In June 1945 the Nobel laureate James Franck and some colleagues wrote a report that argued that the bomb should first be demonstrated to the world by detonating it over a barren island. Wellerstein surmised that “If the Japanese still refused to surrender, then the further use of the weapon, and its further responsibility, could be considered by an informed world community”. Another idea being circulated at the time was a detonation high over Tokyo Bay that would be visible from the Imperial Palace but would result in far fewer casualties than at Hiroshima, where about 140,000 people were killed.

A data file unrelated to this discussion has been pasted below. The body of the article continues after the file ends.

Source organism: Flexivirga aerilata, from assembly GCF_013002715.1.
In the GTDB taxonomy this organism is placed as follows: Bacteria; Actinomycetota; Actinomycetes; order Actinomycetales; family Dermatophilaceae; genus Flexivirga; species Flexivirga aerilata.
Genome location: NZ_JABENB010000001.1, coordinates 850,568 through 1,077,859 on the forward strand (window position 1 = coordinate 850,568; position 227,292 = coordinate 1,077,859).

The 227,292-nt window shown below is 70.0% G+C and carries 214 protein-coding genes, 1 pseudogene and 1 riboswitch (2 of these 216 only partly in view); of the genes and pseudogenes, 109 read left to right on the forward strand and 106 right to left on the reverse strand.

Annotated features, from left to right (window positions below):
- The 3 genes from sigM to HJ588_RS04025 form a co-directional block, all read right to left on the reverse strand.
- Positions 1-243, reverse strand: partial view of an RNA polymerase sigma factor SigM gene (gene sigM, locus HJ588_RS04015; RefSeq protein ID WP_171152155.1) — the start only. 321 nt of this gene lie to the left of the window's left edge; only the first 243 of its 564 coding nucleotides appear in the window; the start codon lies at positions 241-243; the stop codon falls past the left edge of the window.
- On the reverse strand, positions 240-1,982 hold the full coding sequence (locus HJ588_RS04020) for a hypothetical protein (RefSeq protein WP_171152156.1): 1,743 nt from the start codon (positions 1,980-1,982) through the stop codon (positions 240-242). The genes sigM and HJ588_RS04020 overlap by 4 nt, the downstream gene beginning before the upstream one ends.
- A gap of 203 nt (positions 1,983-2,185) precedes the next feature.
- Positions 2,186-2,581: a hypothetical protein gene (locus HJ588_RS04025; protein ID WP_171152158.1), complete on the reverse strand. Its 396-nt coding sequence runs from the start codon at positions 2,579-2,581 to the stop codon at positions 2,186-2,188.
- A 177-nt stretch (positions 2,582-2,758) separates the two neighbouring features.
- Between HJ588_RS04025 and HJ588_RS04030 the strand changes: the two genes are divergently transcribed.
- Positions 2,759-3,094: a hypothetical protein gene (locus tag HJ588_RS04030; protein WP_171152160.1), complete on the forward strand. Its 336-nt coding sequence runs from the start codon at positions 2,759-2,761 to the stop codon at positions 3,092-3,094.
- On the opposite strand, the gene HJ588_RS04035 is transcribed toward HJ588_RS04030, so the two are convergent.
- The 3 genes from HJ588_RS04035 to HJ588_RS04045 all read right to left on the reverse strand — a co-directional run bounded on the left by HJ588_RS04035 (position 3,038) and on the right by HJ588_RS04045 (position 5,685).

On the other hand, Wellerstein points out that Robert Oppenheimer and three Nobel laureates wrote a report that concluded “we can propose no technical demonstration likely to bring an end to the war; we see no acceptable alternative to direct military use”. This report was written for a US government committee, which decided to use the weapon against a “dual target” of military and civilian use.